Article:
This is a fascinating little tidbit from Christianity Today‘s interview with Paul Simon.
[Paul Simon] decided he wanted to meet Stott, and a friend helped connect them. Simon called the theologian and offered to take him out for dinner. He said Stott told him he didn’t go out much anymore and instead invited the musician to his flat for tea and biscuits.
“I’d say we spent two or three hours there,” Simon recalled. “I talked about everything that was on my mind about things that seemed illogical, and he talked about why he had come to his conclusions.”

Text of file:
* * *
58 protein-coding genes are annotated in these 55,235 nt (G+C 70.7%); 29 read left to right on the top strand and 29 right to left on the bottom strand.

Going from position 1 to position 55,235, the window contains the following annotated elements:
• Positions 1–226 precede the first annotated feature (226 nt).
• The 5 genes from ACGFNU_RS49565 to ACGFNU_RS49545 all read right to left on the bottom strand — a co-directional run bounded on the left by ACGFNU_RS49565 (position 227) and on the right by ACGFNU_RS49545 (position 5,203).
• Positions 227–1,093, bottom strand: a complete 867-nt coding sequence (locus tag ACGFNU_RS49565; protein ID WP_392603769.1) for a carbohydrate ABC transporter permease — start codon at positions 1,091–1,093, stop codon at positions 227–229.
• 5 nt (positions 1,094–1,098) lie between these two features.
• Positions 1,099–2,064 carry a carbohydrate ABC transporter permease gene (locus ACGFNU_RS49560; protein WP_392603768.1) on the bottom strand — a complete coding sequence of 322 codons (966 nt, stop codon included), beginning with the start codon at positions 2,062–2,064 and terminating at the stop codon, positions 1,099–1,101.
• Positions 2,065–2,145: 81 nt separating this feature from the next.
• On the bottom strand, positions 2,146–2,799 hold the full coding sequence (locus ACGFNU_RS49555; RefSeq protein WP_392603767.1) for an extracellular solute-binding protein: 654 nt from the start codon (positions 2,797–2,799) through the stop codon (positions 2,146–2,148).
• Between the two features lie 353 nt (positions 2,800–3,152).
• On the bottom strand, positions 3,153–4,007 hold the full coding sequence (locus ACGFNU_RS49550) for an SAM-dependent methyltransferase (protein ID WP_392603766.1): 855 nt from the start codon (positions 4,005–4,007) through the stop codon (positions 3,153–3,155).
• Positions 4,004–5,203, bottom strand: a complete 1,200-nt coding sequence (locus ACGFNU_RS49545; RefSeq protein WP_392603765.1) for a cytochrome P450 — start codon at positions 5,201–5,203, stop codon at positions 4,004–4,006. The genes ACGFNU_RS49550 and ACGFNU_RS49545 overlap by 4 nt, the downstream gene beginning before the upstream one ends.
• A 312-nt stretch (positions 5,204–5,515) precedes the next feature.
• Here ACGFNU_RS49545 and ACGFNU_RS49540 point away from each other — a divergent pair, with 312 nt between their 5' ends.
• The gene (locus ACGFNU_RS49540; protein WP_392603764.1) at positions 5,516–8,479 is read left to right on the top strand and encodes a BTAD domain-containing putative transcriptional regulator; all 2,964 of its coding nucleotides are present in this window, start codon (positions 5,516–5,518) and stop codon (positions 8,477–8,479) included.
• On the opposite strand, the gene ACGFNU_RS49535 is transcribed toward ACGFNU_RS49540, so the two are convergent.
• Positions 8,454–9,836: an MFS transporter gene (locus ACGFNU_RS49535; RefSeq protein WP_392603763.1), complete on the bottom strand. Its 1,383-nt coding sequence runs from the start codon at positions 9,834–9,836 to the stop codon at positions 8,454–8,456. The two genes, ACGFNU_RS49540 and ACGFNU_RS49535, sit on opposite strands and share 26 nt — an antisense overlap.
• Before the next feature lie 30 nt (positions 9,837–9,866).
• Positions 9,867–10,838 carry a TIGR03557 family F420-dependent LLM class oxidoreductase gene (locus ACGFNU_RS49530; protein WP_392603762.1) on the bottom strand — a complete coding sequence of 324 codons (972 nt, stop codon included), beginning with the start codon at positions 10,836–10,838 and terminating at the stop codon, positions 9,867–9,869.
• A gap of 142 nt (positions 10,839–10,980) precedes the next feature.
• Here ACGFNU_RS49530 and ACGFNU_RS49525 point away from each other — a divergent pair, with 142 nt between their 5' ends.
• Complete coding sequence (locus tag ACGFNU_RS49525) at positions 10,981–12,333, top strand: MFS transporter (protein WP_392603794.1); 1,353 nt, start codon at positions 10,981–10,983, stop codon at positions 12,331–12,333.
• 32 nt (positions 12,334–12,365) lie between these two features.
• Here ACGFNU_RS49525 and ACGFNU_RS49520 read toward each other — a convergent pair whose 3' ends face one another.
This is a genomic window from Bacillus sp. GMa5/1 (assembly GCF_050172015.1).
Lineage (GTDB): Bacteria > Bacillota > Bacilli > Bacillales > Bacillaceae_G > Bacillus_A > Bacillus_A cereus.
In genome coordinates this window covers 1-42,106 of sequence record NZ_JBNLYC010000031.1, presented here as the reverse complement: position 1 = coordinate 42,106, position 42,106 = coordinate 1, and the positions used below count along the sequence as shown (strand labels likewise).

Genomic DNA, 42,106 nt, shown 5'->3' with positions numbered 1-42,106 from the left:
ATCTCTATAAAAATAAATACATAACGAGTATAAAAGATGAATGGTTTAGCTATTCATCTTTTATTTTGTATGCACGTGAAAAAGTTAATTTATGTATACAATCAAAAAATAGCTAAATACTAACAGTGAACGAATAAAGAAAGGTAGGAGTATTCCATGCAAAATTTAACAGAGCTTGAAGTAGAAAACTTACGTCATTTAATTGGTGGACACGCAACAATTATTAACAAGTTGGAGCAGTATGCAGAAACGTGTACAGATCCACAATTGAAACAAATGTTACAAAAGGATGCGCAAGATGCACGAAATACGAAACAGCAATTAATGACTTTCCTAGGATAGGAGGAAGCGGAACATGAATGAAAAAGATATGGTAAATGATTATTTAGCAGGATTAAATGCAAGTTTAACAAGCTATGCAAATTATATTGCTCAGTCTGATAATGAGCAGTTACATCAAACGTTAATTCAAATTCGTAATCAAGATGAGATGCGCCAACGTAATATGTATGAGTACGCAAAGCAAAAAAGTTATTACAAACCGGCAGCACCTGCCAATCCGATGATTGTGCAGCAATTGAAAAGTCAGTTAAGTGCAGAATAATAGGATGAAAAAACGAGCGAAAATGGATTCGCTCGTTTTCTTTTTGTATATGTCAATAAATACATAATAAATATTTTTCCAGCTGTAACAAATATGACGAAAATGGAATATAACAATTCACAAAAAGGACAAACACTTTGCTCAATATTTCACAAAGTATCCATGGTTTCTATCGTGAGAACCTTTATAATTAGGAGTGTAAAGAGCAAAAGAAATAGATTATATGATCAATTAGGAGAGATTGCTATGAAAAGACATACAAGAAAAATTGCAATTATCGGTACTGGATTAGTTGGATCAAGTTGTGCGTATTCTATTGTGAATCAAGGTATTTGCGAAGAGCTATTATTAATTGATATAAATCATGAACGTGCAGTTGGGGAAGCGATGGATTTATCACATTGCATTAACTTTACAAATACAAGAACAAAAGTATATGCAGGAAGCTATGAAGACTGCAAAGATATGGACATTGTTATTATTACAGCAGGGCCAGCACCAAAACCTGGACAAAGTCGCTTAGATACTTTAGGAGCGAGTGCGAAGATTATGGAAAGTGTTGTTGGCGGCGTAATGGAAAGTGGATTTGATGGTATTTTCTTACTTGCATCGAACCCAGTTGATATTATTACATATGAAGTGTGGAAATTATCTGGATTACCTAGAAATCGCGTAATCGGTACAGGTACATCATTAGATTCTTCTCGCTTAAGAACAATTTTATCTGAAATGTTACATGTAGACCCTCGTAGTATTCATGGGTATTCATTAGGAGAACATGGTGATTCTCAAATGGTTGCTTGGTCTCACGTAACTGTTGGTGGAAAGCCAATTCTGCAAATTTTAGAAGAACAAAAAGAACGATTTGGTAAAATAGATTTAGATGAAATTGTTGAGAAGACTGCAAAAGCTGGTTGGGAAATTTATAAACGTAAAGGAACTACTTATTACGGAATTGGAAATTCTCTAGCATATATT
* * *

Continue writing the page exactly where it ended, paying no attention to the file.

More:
Simon was very impressed by Stott. “I liked him immensely,” he told me. “I left there feeling that I had a greater understanding of where belief comes from when it doesn’t have an agenda.”
“It didn’t change my way of thinking,” he added, “but what I liked about it was that we were able to talk and have a dialogue.”
Simon said the conversation was meaningful to him because he was “disheartened” by so much divisive rhetoric in American culture, particularly when it comes to religion.
“I was interested in speaking to the John Stotts of the world and other evangelicals because my instinct was that the animosity is not as deep as being depicted in the media, and anecdotally speaking, I have found that that’s the truth,” he said.
Read the rest here.